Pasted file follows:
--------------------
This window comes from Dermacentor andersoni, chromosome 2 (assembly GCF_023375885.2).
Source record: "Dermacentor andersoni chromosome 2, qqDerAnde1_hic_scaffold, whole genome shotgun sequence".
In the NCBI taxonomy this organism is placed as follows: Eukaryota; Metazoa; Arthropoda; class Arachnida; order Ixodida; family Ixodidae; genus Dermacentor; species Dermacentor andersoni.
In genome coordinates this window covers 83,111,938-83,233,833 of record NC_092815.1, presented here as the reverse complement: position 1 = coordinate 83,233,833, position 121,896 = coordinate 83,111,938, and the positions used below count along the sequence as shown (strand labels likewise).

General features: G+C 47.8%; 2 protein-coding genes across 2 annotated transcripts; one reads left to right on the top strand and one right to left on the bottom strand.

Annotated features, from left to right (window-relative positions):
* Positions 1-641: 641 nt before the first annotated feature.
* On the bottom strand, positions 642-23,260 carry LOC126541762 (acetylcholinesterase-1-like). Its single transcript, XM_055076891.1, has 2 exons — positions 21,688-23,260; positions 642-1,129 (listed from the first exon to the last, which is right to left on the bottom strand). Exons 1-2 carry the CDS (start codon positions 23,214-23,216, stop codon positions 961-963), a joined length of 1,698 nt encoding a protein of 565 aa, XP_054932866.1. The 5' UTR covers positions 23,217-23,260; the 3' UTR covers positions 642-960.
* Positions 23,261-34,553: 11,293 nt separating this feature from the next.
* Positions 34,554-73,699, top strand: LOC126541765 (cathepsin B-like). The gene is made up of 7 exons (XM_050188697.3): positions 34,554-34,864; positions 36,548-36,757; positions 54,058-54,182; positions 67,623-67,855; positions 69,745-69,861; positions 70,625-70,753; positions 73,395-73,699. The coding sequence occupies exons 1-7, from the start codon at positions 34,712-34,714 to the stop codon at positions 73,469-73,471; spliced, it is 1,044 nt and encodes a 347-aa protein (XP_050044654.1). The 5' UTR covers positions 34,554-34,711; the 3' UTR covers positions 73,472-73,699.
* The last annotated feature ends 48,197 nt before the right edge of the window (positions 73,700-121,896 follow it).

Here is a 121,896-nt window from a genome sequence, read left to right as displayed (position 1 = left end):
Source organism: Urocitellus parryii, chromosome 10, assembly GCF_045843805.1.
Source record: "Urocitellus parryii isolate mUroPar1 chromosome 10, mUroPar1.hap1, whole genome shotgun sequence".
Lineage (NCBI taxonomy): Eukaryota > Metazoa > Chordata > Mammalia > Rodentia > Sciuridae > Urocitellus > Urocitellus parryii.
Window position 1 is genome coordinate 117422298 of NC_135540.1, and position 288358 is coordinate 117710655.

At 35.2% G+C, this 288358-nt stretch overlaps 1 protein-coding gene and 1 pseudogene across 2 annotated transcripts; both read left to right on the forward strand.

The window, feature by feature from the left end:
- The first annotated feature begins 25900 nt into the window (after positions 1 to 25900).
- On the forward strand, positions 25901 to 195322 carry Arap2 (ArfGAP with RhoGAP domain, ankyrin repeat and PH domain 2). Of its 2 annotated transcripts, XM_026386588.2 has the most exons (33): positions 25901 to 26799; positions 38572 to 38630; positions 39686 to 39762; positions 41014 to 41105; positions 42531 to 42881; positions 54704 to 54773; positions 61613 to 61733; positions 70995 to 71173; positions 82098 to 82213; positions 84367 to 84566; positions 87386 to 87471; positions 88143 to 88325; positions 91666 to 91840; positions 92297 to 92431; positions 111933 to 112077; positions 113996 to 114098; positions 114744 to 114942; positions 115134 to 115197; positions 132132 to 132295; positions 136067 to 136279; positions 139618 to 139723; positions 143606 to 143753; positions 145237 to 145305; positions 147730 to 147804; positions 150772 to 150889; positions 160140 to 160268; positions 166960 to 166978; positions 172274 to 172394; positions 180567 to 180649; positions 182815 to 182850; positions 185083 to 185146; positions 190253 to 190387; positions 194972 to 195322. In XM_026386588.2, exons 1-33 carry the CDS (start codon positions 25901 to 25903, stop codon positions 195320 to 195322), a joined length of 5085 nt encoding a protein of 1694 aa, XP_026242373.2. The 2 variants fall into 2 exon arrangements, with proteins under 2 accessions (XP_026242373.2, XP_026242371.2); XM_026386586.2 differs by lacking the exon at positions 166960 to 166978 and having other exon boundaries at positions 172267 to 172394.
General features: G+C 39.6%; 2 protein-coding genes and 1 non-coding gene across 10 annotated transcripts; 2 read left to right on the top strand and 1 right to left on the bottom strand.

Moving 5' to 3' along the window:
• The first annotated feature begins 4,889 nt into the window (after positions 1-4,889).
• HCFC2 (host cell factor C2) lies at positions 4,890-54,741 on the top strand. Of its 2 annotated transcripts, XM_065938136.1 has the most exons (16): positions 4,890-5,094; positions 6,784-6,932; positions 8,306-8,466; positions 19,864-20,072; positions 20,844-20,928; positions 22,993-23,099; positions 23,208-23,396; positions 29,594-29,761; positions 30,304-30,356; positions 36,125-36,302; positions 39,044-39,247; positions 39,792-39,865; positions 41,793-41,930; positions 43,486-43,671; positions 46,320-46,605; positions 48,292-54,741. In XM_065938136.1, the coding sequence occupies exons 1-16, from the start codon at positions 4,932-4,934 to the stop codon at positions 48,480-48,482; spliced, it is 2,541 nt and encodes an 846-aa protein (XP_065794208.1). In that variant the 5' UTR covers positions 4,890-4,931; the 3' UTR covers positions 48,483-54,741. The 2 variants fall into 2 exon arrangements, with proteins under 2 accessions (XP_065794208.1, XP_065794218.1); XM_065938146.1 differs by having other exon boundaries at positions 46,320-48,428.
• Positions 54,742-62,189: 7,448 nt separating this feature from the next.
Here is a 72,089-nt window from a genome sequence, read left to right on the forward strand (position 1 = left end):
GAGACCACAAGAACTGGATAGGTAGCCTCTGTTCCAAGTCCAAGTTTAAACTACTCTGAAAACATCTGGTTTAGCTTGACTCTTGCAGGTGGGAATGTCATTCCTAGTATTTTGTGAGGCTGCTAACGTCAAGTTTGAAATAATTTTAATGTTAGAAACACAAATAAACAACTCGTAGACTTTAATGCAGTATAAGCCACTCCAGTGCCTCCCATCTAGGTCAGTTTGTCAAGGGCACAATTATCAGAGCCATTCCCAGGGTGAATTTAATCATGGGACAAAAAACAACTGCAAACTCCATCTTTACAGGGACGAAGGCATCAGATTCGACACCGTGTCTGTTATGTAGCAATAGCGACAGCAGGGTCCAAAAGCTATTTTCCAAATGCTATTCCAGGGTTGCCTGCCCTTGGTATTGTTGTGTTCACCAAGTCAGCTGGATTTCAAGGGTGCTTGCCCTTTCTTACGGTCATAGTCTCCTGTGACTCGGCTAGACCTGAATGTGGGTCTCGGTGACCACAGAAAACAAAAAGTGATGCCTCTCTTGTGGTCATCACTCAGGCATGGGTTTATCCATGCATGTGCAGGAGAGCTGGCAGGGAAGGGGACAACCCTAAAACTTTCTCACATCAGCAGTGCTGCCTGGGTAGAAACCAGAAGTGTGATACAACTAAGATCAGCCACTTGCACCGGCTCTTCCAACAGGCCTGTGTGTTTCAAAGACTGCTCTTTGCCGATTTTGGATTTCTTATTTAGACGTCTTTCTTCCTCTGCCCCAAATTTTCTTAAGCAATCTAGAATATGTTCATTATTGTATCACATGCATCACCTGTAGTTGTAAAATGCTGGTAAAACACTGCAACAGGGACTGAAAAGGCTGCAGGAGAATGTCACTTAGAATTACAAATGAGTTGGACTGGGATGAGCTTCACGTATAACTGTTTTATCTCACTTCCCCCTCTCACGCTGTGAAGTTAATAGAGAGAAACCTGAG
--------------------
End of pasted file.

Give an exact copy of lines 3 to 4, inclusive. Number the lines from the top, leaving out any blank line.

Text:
In the NCBI taxonomy this organism is placed as follows: Eukaryota; Metazoa; Arthropoda; class Arachnida; order Ixodida; family Ixodidae; genus Dermacentor; species Dermacentor andersoni.
In genome coordinates this window covers 83,111,938-83,233,833 of record NC_092815.1, presented here as the reverse complement: position 1 = coordinate 83,233,833, position 121,896 = coordinate 83,111,938, and the positions used below count along the sequence as shown (strand labels likewise).